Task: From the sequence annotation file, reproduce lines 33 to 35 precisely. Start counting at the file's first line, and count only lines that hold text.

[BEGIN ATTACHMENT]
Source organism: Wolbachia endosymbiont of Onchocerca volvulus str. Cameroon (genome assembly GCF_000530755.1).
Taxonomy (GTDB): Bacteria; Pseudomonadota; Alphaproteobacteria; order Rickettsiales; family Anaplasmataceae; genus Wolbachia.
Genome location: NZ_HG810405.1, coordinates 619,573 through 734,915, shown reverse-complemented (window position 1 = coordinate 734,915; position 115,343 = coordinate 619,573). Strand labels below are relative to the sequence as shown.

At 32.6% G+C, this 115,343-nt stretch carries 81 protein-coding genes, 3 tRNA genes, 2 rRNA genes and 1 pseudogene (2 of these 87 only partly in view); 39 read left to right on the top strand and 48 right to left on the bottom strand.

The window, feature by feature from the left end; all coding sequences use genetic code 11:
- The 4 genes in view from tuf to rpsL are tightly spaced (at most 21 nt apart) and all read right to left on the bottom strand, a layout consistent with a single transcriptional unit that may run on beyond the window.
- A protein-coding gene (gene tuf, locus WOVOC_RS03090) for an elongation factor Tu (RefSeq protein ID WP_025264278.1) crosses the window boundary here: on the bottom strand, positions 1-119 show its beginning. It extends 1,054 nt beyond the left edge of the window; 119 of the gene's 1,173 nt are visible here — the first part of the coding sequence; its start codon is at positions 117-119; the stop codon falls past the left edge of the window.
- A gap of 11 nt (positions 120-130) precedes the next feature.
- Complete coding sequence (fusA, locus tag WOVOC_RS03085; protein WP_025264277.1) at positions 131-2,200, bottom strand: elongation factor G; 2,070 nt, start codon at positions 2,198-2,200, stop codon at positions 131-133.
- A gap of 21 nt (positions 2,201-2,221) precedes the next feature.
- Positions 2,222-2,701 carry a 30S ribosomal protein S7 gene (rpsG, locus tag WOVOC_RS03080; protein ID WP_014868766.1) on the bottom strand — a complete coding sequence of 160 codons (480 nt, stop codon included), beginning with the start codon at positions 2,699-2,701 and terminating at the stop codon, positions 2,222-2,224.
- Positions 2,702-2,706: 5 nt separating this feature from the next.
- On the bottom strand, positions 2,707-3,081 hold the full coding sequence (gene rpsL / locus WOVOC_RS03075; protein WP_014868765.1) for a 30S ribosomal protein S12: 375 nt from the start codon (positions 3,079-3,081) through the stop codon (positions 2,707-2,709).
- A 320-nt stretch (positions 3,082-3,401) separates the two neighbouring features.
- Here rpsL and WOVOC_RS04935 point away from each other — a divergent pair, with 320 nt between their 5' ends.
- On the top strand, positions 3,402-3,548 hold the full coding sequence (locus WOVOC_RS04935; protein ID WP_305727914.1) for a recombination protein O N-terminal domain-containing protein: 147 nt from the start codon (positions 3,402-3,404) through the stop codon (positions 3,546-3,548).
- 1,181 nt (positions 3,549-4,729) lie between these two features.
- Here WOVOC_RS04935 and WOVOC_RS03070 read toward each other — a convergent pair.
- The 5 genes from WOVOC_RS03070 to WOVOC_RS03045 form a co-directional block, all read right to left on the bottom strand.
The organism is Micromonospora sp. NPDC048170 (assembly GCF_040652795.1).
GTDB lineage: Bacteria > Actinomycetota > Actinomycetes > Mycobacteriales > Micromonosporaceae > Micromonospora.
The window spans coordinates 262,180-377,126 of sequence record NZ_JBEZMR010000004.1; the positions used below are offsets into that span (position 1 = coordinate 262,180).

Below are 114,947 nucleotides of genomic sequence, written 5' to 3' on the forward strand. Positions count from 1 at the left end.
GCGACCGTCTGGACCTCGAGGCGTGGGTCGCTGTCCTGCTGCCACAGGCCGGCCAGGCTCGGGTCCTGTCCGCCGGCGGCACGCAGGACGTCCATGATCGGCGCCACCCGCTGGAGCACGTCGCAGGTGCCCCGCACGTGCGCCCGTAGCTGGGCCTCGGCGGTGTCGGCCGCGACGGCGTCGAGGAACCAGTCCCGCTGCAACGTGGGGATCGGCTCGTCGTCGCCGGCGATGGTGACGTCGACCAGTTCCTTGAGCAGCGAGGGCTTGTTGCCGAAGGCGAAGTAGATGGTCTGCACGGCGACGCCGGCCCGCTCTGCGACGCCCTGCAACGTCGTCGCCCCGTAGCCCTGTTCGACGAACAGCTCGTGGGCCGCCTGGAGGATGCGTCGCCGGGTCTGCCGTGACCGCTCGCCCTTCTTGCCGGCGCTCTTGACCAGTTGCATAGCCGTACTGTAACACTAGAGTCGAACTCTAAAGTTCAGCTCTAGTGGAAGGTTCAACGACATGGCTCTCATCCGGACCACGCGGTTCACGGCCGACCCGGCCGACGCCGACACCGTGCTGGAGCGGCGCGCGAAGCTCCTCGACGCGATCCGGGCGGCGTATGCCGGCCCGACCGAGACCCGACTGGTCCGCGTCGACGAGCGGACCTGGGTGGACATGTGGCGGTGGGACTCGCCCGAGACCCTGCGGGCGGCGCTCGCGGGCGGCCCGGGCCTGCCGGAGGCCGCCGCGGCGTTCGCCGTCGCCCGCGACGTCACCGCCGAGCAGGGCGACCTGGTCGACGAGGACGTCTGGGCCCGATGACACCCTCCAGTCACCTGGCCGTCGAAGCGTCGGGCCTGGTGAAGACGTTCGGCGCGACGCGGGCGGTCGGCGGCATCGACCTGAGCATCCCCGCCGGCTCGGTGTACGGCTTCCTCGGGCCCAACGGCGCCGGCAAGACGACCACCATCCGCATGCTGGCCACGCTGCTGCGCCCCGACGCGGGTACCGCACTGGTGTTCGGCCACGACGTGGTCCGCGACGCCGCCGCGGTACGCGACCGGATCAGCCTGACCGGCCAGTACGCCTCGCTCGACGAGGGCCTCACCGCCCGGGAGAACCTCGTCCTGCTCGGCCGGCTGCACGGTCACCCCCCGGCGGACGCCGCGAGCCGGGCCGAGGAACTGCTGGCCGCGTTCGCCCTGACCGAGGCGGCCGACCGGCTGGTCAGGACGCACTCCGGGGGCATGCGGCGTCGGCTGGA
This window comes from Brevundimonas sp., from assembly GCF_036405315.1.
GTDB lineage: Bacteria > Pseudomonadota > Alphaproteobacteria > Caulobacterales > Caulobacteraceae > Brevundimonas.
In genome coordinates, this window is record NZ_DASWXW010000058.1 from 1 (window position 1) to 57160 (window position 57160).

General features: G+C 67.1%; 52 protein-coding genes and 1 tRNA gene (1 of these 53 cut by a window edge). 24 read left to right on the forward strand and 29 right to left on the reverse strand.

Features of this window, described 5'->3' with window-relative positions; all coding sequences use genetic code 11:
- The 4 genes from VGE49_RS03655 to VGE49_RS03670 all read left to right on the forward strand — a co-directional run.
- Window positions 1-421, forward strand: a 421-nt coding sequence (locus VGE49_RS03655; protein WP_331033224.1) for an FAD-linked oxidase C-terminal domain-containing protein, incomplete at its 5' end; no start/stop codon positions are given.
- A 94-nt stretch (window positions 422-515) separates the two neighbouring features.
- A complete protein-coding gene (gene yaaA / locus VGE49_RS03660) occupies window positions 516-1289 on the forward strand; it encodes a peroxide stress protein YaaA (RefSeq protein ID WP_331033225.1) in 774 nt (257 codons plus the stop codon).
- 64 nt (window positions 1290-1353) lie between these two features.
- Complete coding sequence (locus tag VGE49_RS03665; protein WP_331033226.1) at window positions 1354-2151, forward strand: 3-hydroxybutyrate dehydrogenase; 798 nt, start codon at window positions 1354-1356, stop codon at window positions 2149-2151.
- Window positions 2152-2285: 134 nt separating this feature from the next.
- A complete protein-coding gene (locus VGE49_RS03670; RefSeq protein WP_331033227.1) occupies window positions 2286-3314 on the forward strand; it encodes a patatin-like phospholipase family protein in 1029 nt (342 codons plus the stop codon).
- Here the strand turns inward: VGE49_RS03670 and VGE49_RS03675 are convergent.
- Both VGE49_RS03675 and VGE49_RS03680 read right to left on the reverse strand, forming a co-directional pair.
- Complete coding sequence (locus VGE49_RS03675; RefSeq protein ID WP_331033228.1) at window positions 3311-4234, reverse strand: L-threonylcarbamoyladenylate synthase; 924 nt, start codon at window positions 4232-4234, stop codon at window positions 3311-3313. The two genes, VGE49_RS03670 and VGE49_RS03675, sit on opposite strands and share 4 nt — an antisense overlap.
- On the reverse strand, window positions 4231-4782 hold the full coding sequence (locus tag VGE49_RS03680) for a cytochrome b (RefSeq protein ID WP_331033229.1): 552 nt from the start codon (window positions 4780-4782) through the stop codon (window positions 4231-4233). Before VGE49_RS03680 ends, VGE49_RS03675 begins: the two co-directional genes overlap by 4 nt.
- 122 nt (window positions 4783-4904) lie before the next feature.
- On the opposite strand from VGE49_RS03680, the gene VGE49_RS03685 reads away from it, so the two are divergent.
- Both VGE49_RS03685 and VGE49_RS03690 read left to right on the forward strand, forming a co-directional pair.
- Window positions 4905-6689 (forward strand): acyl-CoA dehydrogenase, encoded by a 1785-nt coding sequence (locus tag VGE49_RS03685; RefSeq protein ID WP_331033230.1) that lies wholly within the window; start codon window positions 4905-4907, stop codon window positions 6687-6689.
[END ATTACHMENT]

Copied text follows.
- A complete protein-coding gene (gene yaaA / locus VGE49_RS03660) occupies window positions 516-1289 on the forward strand; it encodes a peroxide stress protein YaaA (RefSeq protein ID WP_331033225.1) in 774 nt (257 codons plus the stop codon).
- 64 nt (window positions 1290-1353) lie between these two features.
- Complete coding sequence (locus tag VGE49_RS03665; protein WP_331033226.1) at window positions 1354-2151, forward strand: 3-hydroxybutyrate dehydrogenase; 798 nt, start codon at window positions 1354-1356, stop codon at window positions 2149-2151.